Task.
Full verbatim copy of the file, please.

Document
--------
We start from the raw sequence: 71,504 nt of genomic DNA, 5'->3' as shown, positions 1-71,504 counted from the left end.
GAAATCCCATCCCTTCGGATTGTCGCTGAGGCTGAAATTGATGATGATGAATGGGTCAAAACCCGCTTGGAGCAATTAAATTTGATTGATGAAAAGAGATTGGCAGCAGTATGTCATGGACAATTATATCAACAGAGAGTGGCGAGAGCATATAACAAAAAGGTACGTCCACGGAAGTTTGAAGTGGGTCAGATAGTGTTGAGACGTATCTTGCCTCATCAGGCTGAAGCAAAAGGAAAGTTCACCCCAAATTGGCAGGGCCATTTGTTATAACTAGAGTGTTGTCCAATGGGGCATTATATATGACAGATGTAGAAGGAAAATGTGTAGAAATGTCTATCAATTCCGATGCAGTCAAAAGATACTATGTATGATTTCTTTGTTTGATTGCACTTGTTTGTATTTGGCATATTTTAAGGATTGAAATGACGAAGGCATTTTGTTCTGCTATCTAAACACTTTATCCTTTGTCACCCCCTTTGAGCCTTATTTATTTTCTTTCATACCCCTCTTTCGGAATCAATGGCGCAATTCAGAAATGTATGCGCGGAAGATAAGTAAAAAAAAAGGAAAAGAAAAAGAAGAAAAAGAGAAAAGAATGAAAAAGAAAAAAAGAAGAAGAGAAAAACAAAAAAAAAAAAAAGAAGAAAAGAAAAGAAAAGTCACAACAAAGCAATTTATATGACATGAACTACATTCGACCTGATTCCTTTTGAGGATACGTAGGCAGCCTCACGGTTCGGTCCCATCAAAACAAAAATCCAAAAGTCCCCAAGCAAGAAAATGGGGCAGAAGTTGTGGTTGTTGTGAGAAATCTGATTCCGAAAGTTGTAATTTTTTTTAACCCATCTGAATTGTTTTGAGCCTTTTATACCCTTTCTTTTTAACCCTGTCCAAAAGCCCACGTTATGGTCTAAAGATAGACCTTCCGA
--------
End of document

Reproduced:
We start from the raw sequence: 71,504 nt of genomic DNA, 5'->3' as shown, positions 1-71,504 counted from the left end.
GAAATCCCATCCCTTCGGATTGTCGCTGAGGCTGAAATTGATGATGATGAATGGGTCAAAACCCGCTTGGAGCAATTAAATTTGATTGATGAAAAGAGATTGGCAGCAGTATGTCATGGACAATTATATCAACAGAGAGTGGCGAGAGCATATAACAAAAAGGTACGTCCACGGAAGTTTGAAGTGGGTCAGATAGTGTTGAGACGTATCTTGCCTCATCAGGCTGAAGCAAAAGGAAAGTTCACCCCAAATTGGCAGGGCCATTTGTTATAACTAGAGTGTTGTCCAATGGGGCATTATATATGACAGATGTAGAAGGAAAATGTGTAGAAATGTCTATCAATTCCGATGCAGTCAAAAGATACTATGTATGATTTCTTTGTTTGATTGCACTTGTTTGTATTTGGCATATTTTAAGGATTGAAATGACGAAGGCATTTTGTTCTGCTATCTAAACACTTTATCCTTTGTCACCCCCTTTGAGCCTTATTTATTTTCTTTCATACCCCTCTTTCGGAATCAATGGCGCAATTCAGAAATGTATGCGCGGAAGATAAGTAAAAAAAAAGGAAAAGAAAAAGAAGAAAAAGAGAAAAGAATGAAAAAGAAAAAAAGAAGAAGAGAAAAACAAAAAAAAAAAAAAGAAGAAAAGAAAAGAAAAGTCACAACAAAGCAATTTATATGACATGAACTACATTCGACCTGATTCCTTTTGAGGATACGTAGGCAGCCTCACGGTTCGGTCCCATCAAAACAAAAATCCAAAAGTCCCCAAGCAAGAAAATGGGGCAGAAGTTGTGGTTGTTGTGAGAAATCTGATTCCGAAAGTTGTAATTTTTTTTAACCCATCTGAATTGTTTTGAGCCTTTTATACCCTTTCTTTTTAACCCTGTCCAAAAGCCCACGTTATGGTCTAAAGATAGACCTTCCGA